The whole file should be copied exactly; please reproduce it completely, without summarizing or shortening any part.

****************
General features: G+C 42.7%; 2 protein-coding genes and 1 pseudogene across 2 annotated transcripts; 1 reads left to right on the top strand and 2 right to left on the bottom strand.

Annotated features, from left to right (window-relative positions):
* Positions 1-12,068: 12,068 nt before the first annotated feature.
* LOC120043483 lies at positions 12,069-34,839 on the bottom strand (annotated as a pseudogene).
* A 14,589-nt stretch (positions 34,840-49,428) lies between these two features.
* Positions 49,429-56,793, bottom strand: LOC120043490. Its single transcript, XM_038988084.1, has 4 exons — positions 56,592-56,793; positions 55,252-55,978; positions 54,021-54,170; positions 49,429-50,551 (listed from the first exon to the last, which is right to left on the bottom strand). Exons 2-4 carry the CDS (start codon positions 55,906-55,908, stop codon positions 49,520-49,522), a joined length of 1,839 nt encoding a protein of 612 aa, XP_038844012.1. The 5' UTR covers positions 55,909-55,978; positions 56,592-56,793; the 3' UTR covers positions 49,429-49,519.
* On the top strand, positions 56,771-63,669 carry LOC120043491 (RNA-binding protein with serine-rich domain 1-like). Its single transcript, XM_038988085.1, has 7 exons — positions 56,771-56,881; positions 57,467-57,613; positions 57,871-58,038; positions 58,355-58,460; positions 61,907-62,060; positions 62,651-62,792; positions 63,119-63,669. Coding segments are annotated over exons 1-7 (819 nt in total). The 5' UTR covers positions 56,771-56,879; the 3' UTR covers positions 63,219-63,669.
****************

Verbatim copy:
General features: G+C 42.7%; 2 protein-coding genes and 1 pseudogene across 2 annotated transcripts; 1 reads left to right on the top strand and 2 right to left on the bottom strand.

Annotated features, from left to right (window-relative positions):
* Positions 1-12,068: 12,068 nt before the first annotated feature.
* LOC120043483 lies at positions 12,069-34,839 on the bottom strand (annotated as a pseudogene).
* A 14,589-nt stretch (positions 34,840-49,428) lies between these two features.
* Positions 49,429-56,793, bottom strand: LOC120043490. Its single transcript, XM_038988084.1, has 4 exons — positions 56,592-56,793; positions 55,252-55,978; positions 54,021-54,170; positions 49,429-50,551 (listed from the first exon to the last, which is right to left on the bottom strand). Exons 2-4 carry the CDS (start codon positions 55,906-55,908, stop codon positions 49,520-49,522), a joined length of 1,839 nt encoding a protein of 612 aa, XP_038844012.1. The 5' UTR covers positions 55,909-55,978; positions 56,592-56,793; the 3' UTR covers positions 49,429-49,519.
* On the top strand, positions 56,771-63,669 carry LOC120043491 (RNA-binding protein with serine-rich domain 1-like). Its single transcript, XM_038988085.1, has 7 exons — positions 56,771-56,881; positions 57,467-57,613; positions 57,871-58,038; positions 58,355-58,460; positions 61,907-62,060; positions 62,651-62,792; positions 63,119-63,669. Coding segments are annotated over exons 1-7 (819 nt in total). The 5' UTR covers positions 56,771-56,879; the 3' UTR covers positions 63,219-63,669.